Gilead Sciences says its next generation drug to combat hepatitis C, slated to launch next month, will be more expensive than $1,000-a-pill Sovaldi, in part because the new treatment will be shorter and simpler. Gilead also struck a deal with Indian generic drugmakers to sell lower-cost versions of Sovaldi in poor countries.
Reuters: Gilead To Raise Price For New Hepatitis C Drug
The next generation version of Gilead Sciences Inc's $84,000 hepatitis C drug, already under fire for its record-breaking costs, is going to be even more expensive. Gregg Alton, Gilead's executive vice president of corporate and medical affairs, declined to give an exact price for the new medicine, the first all-oral treatment for the virus which is expected to launch next month. The total cost of the current treatment is $95,000, which includes Sovaldi and two older medicines, ribavirin and interferon, according to Gilead. The price of the new drug would be based on that cost, Alton said in an interview (Beasley, 9/12).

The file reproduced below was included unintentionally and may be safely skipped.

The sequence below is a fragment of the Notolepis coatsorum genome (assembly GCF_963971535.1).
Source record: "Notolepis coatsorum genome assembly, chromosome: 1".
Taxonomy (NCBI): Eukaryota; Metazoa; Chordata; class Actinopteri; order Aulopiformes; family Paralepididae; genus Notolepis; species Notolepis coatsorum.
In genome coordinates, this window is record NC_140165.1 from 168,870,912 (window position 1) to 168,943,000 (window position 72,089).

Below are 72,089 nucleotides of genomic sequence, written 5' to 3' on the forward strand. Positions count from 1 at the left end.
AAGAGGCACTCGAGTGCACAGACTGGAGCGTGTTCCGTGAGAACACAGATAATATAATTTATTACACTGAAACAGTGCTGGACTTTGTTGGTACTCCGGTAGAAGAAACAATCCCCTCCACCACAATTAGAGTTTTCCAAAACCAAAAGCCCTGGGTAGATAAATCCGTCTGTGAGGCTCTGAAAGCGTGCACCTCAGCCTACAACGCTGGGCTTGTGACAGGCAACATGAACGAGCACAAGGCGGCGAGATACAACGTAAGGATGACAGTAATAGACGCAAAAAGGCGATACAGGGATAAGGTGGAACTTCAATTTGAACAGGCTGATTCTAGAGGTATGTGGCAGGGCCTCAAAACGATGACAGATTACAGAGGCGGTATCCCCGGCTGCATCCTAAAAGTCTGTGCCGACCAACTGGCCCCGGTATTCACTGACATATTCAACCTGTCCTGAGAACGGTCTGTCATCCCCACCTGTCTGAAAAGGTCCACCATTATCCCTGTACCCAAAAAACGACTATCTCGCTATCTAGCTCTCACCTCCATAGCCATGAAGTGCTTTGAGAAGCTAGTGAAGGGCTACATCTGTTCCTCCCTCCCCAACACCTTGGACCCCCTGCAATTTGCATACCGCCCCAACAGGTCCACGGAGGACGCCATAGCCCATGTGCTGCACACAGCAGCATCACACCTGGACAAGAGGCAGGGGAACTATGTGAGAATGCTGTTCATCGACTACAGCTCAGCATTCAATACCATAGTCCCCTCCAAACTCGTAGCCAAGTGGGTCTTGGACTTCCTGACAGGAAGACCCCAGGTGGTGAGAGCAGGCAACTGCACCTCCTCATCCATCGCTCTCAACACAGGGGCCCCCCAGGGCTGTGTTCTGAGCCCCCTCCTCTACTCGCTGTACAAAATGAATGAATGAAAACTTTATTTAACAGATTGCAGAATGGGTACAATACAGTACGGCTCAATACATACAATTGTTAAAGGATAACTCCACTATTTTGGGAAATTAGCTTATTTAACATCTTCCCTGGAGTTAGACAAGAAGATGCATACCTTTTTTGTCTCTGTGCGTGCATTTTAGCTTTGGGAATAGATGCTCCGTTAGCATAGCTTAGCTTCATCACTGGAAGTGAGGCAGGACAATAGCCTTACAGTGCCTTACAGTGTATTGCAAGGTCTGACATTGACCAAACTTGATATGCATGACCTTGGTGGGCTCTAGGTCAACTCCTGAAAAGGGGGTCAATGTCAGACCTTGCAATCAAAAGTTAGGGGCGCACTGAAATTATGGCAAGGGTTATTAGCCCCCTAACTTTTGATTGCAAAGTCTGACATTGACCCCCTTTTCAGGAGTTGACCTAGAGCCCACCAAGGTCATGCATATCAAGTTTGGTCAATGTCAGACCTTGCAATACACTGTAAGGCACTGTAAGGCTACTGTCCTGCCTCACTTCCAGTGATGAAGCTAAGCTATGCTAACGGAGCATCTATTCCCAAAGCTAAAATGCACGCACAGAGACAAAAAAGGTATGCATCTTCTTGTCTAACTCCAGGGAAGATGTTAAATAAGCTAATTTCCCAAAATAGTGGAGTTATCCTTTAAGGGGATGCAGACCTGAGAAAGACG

The New York Times: Maker Of Hepatitis C Drug Strikes Deal On Generics For Poor Countries
The maker of one of the costliest drugs in the world announced on Monday that it had struck agreements with seven Indian generic drug makers to sell lower-cost versions of its $1,000-a-pill Hepatitis C drug in poorer countries (Harris, 9/15).
Also, a report about scant supplies of an increasingly popular alternative to hospital dialysis -
Los Angeles Times: Shortage Of In-Home Dialysis Solution Has Patients Worried
Joanna Galeas relies on an increasingly popular at-home alternative to treat her kidney failure. Galeas, a 30-year-old Los Angeles resident, is among tens of thousands of U.S. residents who use peritoneal dialysis at home. She fills her abdomen with a sterile solution that helps remove toxins from her blood, a function ordinarily performed by healthy kidneys. Now, Baxter International Inc., the nation's leading supplier of the home dialysis solution, says it can't keep up with demand and has started rationing the product, directing physicians to limit the number of new patients to whom they prescribe the treatment and reducing the size of shipments sent to existing customers (Pfeifer and Terhune, 9/12).
This article was reprinted from kaiserhealthnews.org with permission from the Henry J. Kaiser Family Foundation. Kaiser Health News, an editorially independent news service, is a program of the Kaiser Family Foundation, a nonpartisan health care policy research organization unaffiliated with Kaiser Permanente.